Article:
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Doing The Right Thing: Labour’s Attempt to Forge a New Welfare Deal Between the Individual and the State

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JournalSocial Policy and Administration
DatePublished - Mar 1999
Issue number1
Volume33
Number of pages13
Pages (from-to)91-104
Original languageEnglish

Abstract

This paper explores the rhetoric behind the Labour Government’s welfare reforms. Recent publications and statements emanating from the new administration indicate the extent to which Labour feels comfortable with notions of communitarianism and stakeholding. The influence and (potential) impact of these two concepts upon welfare policy is explored through the works of Macmurray, Etzioni, Hutton and, in spite of his departure from Government, Field. The paper argues that in attempting to create a welfare system based largely on conditions of work, set firmly within a framework of self-help and individual responsibility, Labour’s reform agenda is concerned with the establishment of a new moral order for welfare in which individuals are urged to “do the right thing”: that is, to take control of their own welfare and ultimately to be responsible for meeting their own needs whenever possible. The Government presents this attempt to forge a welfare settlement between the individual and the state as both new and inclusive. However, it is concluded that such claims are contentious as the Government’s “new” approach echoes old individualistic ideas about the causes and solutions to poverty, and may also result in the exclusion of some citizens from publicly financed welfare.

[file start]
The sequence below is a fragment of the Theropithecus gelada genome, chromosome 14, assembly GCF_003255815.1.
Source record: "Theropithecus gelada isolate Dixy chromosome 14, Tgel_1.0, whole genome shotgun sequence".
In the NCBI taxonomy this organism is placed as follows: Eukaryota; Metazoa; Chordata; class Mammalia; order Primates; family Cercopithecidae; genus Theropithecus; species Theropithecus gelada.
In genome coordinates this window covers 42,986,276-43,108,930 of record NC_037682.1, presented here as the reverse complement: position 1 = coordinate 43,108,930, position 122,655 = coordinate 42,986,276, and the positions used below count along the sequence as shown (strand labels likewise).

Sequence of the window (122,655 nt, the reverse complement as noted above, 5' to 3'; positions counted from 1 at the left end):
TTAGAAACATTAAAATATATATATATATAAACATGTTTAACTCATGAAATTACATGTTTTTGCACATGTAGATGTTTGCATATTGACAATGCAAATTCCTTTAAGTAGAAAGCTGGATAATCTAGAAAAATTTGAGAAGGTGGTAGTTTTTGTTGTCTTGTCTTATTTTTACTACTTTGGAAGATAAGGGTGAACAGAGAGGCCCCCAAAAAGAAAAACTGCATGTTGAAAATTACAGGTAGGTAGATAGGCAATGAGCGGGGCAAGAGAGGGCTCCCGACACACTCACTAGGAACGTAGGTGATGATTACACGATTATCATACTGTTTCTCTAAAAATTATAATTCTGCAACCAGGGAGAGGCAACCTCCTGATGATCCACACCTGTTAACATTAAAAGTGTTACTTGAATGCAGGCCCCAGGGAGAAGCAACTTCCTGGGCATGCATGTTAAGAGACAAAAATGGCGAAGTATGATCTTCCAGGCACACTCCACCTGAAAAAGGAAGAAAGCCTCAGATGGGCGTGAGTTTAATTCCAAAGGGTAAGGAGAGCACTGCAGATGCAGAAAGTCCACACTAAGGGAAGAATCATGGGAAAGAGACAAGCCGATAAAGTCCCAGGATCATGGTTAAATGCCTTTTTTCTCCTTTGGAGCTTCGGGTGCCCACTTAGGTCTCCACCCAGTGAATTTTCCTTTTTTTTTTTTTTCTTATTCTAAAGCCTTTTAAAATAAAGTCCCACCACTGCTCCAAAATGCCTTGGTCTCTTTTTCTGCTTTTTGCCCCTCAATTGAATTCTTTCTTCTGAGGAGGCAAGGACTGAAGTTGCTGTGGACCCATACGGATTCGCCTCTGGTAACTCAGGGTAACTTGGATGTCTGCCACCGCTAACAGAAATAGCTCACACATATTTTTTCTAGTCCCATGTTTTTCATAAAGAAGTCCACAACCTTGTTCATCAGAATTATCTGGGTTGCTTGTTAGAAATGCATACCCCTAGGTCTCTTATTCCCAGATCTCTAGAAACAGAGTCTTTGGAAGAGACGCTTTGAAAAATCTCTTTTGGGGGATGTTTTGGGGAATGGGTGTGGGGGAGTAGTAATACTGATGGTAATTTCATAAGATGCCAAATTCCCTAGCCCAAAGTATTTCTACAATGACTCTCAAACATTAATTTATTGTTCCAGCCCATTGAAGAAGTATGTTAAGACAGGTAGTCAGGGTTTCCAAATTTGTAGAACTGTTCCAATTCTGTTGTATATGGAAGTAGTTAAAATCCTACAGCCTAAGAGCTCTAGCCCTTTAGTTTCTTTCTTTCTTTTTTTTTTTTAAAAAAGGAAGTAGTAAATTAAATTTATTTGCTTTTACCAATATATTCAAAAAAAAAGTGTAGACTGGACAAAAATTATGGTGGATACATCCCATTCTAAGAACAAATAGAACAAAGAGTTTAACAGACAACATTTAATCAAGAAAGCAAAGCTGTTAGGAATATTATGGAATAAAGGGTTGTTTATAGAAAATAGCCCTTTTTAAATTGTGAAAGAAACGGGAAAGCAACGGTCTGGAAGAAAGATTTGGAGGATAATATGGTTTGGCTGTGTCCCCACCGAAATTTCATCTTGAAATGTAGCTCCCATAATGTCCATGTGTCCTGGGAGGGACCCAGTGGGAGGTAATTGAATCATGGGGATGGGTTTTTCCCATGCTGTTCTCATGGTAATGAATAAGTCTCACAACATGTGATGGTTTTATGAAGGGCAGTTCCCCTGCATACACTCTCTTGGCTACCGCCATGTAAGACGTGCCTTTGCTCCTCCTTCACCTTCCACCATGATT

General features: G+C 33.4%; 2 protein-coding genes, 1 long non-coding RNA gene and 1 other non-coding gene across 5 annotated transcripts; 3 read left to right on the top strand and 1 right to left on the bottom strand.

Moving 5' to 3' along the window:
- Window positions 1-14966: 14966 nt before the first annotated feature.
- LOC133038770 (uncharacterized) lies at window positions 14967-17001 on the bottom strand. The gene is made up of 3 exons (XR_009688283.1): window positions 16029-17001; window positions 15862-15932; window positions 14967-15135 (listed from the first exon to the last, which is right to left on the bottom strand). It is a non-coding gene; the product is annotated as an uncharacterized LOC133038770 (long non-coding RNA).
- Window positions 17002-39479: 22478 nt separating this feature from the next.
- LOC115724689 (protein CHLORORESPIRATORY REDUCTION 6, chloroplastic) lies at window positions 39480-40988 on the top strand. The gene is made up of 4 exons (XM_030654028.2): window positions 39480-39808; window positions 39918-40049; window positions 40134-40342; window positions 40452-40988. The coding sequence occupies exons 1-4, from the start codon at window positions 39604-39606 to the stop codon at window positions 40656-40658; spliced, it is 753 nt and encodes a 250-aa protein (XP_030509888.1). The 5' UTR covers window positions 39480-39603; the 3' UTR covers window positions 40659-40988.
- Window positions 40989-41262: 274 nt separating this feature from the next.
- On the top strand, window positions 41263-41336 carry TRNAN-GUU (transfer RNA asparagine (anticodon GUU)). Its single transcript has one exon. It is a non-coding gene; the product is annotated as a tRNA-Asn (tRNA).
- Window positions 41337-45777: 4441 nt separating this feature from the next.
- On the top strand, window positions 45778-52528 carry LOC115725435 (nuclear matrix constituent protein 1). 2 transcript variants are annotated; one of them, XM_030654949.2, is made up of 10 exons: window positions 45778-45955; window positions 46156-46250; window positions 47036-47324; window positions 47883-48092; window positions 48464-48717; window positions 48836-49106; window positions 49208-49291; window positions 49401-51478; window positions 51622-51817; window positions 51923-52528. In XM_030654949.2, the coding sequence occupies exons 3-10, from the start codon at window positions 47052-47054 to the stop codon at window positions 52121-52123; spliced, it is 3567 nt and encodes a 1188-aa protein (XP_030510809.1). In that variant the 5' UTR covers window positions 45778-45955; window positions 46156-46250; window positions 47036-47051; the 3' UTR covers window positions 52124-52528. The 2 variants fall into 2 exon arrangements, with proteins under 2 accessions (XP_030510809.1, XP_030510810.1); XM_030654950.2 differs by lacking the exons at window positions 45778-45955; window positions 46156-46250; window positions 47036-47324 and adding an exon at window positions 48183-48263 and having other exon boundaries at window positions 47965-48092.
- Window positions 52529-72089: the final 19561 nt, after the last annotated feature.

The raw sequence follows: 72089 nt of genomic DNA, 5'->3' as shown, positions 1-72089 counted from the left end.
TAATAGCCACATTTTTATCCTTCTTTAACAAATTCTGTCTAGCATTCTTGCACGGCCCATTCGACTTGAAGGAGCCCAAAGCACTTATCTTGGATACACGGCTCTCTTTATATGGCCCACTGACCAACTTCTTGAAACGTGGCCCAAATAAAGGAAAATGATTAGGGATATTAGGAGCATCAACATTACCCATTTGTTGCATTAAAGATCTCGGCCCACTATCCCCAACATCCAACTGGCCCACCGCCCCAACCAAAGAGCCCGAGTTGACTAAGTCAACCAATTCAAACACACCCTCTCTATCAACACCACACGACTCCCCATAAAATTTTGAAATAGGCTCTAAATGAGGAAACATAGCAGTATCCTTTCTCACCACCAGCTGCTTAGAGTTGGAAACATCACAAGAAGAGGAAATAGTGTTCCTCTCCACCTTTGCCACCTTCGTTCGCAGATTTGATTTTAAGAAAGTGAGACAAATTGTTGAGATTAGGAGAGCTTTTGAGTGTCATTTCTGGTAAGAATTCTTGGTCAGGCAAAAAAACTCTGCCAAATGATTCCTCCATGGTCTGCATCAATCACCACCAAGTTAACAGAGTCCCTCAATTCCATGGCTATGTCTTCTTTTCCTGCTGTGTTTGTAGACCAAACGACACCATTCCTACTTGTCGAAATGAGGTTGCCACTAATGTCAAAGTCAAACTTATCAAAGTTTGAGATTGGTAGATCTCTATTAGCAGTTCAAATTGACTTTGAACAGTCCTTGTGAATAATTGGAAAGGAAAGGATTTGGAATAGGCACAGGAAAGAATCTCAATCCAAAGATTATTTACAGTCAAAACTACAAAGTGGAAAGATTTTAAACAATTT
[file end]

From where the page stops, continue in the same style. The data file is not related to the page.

Research areas

  • welfare reform, communitarianism, RESPONSIBILITY

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